The CTIA, a lobbyist group representing mobile Internet service providers (ISPs) like AT&T, Verizon Wireless, T-Mobile USA, and Sprint, has filed a new document opposing Federal Communications Commission (FCC) rule changes. New rules, scheduled to take effect on or after December 4, 2017, will require ISPs to get opt-in permission before sharing user data, including browsing and app history, with advertisers or other third parties. The CTIA is arguing that “Web browsing and app usage history are not ‘sensitive information.'”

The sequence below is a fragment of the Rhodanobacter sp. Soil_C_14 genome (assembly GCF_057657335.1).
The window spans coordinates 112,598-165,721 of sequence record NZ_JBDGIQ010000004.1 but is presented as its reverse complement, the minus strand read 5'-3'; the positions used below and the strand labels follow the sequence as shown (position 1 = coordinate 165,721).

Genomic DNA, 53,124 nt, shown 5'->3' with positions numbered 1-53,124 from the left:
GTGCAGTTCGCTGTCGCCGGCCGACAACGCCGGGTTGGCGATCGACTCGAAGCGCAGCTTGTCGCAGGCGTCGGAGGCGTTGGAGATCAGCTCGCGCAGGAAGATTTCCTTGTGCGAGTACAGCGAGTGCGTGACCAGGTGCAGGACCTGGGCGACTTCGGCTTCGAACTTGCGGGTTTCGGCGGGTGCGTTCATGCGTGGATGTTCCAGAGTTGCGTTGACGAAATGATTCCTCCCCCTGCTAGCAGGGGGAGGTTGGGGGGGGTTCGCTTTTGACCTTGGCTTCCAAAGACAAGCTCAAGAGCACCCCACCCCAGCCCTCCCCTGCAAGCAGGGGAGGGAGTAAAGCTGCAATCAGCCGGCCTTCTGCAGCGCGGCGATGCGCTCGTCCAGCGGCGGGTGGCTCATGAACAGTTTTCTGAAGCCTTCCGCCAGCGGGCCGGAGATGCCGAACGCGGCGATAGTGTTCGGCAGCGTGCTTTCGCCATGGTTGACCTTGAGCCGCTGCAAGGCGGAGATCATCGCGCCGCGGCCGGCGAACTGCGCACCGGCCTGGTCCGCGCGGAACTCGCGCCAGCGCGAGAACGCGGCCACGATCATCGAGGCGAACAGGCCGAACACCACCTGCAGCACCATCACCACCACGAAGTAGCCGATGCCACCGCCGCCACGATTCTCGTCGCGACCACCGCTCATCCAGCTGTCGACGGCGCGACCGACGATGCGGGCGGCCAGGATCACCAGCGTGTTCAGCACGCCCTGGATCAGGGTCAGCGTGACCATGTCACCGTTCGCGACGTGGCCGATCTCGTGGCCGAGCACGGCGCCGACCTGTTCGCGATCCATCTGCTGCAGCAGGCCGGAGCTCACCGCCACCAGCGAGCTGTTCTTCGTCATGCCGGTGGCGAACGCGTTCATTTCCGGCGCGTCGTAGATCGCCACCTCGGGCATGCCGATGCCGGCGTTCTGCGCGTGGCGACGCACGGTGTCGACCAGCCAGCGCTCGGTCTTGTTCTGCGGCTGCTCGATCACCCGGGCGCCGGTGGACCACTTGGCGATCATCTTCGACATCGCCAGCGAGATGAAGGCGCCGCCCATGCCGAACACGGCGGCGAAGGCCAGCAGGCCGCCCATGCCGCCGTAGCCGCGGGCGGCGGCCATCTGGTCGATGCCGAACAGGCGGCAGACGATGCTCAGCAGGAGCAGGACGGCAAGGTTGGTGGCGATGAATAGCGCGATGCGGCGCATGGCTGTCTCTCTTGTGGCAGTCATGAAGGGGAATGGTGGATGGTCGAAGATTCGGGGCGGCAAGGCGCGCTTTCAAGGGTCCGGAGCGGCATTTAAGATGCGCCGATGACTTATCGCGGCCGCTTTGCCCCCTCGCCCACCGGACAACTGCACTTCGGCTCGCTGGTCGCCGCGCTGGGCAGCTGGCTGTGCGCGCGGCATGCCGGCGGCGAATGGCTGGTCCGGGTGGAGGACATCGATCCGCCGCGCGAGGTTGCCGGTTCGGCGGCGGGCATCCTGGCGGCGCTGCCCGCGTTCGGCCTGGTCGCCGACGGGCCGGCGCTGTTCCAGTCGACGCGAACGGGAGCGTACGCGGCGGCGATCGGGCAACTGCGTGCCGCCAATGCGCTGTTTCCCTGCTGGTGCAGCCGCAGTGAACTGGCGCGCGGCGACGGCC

“To justify diverging from the FTC’s framework and defining Web browsing history as ‘sensitive,’ the commission and the [privacy rule supporters] both cherry-picked evidence in an attempt to show that ISPs have unique and comprehensive access to consumers’ online information,” the CTIA wrote. “As the full record shows, however, this is simply not true. Indeed, even a prominent privacy advocacy organization asserted that it is ‘obvious that the more substantial threats for consumers are not ISPs,’ but rather other large edge providers.” By “edge providers,” the CTIA is talking about email, search and social media providers, such as Google and Facebook.